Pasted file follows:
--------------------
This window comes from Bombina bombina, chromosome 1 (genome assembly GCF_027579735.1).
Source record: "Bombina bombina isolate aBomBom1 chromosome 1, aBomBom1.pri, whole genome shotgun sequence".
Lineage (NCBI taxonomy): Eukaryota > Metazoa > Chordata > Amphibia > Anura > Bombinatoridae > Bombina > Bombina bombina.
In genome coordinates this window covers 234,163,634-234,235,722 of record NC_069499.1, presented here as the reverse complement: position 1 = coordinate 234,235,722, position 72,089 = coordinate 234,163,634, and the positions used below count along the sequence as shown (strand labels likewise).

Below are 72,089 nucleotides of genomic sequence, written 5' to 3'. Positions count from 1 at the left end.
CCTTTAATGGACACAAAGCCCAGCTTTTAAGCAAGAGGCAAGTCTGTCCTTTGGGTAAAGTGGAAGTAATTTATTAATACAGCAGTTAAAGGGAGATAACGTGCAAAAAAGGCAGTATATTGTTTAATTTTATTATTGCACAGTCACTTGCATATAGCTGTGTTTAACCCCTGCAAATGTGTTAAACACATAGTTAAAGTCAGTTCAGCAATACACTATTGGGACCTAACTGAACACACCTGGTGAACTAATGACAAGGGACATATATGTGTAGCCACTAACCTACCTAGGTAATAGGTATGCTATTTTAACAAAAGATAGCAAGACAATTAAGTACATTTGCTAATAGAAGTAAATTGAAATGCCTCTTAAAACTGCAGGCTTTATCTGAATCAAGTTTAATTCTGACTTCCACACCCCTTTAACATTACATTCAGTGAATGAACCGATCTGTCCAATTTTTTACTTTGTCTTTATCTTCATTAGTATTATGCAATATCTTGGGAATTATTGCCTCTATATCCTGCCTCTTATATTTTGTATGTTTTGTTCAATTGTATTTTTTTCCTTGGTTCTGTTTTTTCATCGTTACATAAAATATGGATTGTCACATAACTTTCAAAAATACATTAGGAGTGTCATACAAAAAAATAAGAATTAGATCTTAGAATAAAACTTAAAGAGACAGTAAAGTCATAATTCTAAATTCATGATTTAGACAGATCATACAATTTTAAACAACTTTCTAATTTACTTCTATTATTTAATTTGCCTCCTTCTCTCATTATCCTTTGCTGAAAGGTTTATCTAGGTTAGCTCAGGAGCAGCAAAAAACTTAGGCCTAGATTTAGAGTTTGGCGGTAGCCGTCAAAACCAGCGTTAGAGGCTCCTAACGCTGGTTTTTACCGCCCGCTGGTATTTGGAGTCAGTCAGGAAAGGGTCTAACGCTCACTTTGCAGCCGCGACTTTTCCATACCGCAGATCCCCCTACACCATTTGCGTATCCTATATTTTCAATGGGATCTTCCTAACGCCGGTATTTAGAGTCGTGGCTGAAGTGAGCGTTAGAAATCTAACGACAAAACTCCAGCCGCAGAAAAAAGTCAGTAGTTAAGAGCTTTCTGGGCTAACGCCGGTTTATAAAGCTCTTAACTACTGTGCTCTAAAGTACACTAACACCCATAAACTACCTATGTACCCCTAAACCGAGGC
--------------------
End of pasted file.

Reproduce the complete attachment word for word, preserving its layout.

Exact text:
This window comes from Bombina bombina, chromosome 1 (genome assembly GCF_027579735.1).
Source record: "Bombina bombina isolate aBomBom1 chromosome 1, aBomBom1.pri, whole genome shotgun sequence".
Lineage (NCBI taxonomy): Eukaryota > Metazoa > Chordata > Amphibia > Anura > Bombinatoridae > Bombina > Bombina bombina.
In genome coordinates this window covers 234,163,634-234,235,722 of record NC_069499.1, presented here as the reverse complement: position 1 = coordinate 234,235,722, position 72,089 = coordinate 234,163,634, and the positions used below count along the sequence as shown (strand labels likewise).

Below are 72,089 nucleotides of genomic sequence, written 5' to 3'. Positions count from 1 at the left end.
CCTTTAATGGACACAAAGCCCAGCTTTTAAGCAAGAGGCAAGTCTGTCCTTTGGGTAAAGTGGAAGTAATTTATTAATACAGCAGTTAAAGGGAGATAACGTGCAAAAAAGGCAGTATATTGTTTAATTTTATTATTGCACAGTCACTTGCATATAGCTGTGTTTAACCCCTGCAAATGTGTTAAACACATAGTTAAAGTCAGTTCAGCAATACACTATTGGGACCTAACTGAACACACCTGGTGAACTAATGACAAGGGACATATATGTGTAGCCACTAACCTACCTAGGTAATAGGTATGCTATTTTAACAAAAGATAGCAAGACAATTAAGTACATTTGCTAATAGAAGTAAATTGAAATGCCTCTTAAAACTGCAGGCTTTATCTGAATCAAGTTTAATTCTGACTTCCACACCCCTTTAACATTACATTCAGTGAATGAACCGATCTGTCCAATTTTTTACTTTGTCTTTATCTTCATTAGTATTATGCAATATCTTGGGAATTATTGCCTCTATATCCTGCCTCTTATATTTTGTATGTTTTGTTCAATTGTATTTTTTTCCTTGGTTCTGTTTTTTCATCGTTACATAAAATATGGATTGTCACATAACTTTCAAAAATACATTAGGAGTGTCATACAAAAAAATAAGAATTAGATCTTAGAATAAAACTTAAAGAGACAGTAAAGTCATAATTCTAAATTCATGATTTAGACAGATCATACAATTTTAAACAACTTTCTAATTTACTTCTATTATTTAATTTGCCTCCTTCTCTCATTATCCTTTGCTGAAAGGTTTATCTAGGTTAGCTCAGGAGCAGCAAAAAACTTAGGCCTAGATTTAGAGTTTGGCGGTAGCCGTCAAAACCAGCGTTAGAGGCTCCTAACGCTGGTTTTTACCGCCCGCTGGTATTTGGAGTCAGTCAGGAAAGGGTCTAACGCTCACTTTGCAGCCGCGACTTTTCCATACCGCAGATCCCCCTACACCATTTGCGTATCCTATATTTTCAATGGGATCTTCCTAACGCCGGTATTTAGAGTCGTGGCTGAAGTGAGCGTTAGAAATCTAACGACAAAACTCCAGCCGCAGAAAAAAGTCAGTAGTTAAGAGCTTTCTGGGCTAACGCCGGTTTATAAAGCTCTTAACTACTGTGCTCTAAAGTACACTAACACCCATAAACTACCTATGTACCCCTAAACCGAGGC